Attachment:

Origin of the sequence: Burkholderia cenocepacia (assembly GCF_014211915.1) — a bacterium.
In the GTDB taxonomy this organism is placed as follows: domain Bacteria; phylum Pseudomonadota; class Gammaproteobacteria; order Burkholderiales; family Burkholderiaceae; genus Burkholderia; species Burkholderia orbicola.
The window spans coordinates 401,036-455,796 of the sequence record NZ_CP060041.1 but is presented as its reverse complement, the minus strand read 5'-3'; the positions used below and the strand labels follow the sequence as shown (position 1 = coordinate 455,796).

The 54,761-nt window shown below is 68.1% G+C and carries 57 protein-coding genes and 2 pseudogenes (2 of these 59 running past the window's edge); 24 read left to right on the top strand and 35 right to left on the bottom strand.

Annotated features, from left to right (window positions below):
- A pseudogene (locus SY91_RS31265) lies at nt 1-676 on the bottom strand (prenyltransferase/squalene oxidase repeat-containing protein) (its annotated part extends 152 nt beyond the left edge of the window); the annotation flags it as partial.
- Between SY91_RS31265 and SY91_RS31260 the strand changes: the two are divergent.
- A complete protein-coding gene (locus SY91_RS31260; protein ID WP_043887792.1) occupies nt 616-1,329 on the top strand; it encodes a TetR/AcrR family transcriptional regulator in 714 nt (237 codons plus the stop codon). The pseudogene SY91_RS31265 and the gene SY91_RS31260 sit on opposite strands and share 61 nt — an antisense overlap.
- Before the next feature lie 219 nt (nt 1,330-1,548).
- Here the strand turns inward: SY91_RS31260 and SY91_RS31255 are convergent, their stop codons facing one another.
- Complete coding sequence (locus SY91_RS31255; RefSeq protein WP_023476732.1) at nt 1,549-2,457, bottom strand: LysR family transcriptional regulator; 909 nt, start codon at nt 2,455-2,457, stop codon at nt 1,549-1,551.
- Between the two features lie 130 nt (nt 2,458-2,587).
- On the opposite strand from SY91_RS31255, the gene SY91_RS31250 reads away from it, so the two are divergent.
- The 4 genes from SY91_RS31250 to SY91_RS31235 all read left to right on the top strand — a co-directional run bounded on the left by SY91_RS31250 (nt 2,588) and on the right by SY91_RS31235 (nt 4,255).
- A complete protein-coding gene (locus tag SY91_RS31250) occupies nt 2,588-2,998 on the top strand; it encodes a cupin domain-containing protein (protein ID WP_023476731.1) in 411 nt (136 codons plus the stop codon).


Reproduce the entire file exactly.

Origin of the sequence: Burkholderia cenocepacia (assembly GCF_014211915.1) — a bacterium.
In the GTDB taxonomy this organism is placed as follows: domain Bacteria; phylum Pseudomonadota; class Gammaproteobacteria; order Burkholderiales; family Burkholderiaceae; genus Burkholderia; species Burkholderia orbicola.
The window spans coordinates 401,036-455,796 of the sequence record NZ_CP060041.1 but is presented as its reverse complement, the minus strand read 5'-3'; the positions used below and the strand labels follow the sequence as shown (position 1 = coordinate 455,796).

The 54,761-nt window shown below is 68.1% G+C and carries 57 protein-coding genes and 2 pseudogenes (2 of these 59 running past the window's edge); 24 read left to right on the top strand and 35 right to left on the bottom strand.

Annotated features, from left to right (window positions below):
- A pseudogene (locus SY91_RS31265) lies at nt 1-676 on the bottom strand (prenyltransferase/squalene oxidase repeat-containing protein) (its annotated part extends 152 nt beyond the left edge of the window); the annotation flags it as partial.
- Between SY91_RS31265 and SY91_RS31260 the strand changes: the two are divergent.
- A complete protein-coding gene (locus SY91_RS31260; protein ID WP_043887792.1) occupies nt 616-1,329 on the top strand; it encodes a TetR/AcrR family transcriptional regulator in 714 nt (237 codons plus the stop codon). The pseudogene SY91_RS31265 and the gene SY91_RS31260 sit on opposite strands and share 61 nt — an antisense overlap.
- Before the next feature lie 219 nt (nt 1,330-1,548).
- Here the strand turns inward: SY91_RS31260 and SY91_RS31255 are convergent, their stop codons facing one another.
- Complete coding sequence (locus SY91_RS31255; RefSeq protein WP_023476732.1) at nt 1,549-2,457, bottom strand: LysR family transcriptional regulator; 909 nt, start codon at nt 2,455-2,457, stop codon at nt 1,549-1,551.
- Between the two features lie 130 nt (nt 2,458-2,587).
- On the opposite strand from SY91_RS31255, the gene SY91_RS31250 reads away from it, so the two are divergent.
- The 4 genes from SY91_RS31250 to SY91_RS31235 all read left to right on the top strand — a co-directional run bounded on the left by SY91_RS31250 (nt 2,588) and on the right by SY91_RS31235 (nt 4,255).
- A complete protein-coding gene (locus tag SY91_RS31250) occupies nt 2,588-2,998 on the top strand; it encodes a cupin domain-containing protein (protein ID WP_023476731.1) in 411 nt (136 codons plus the stop codon).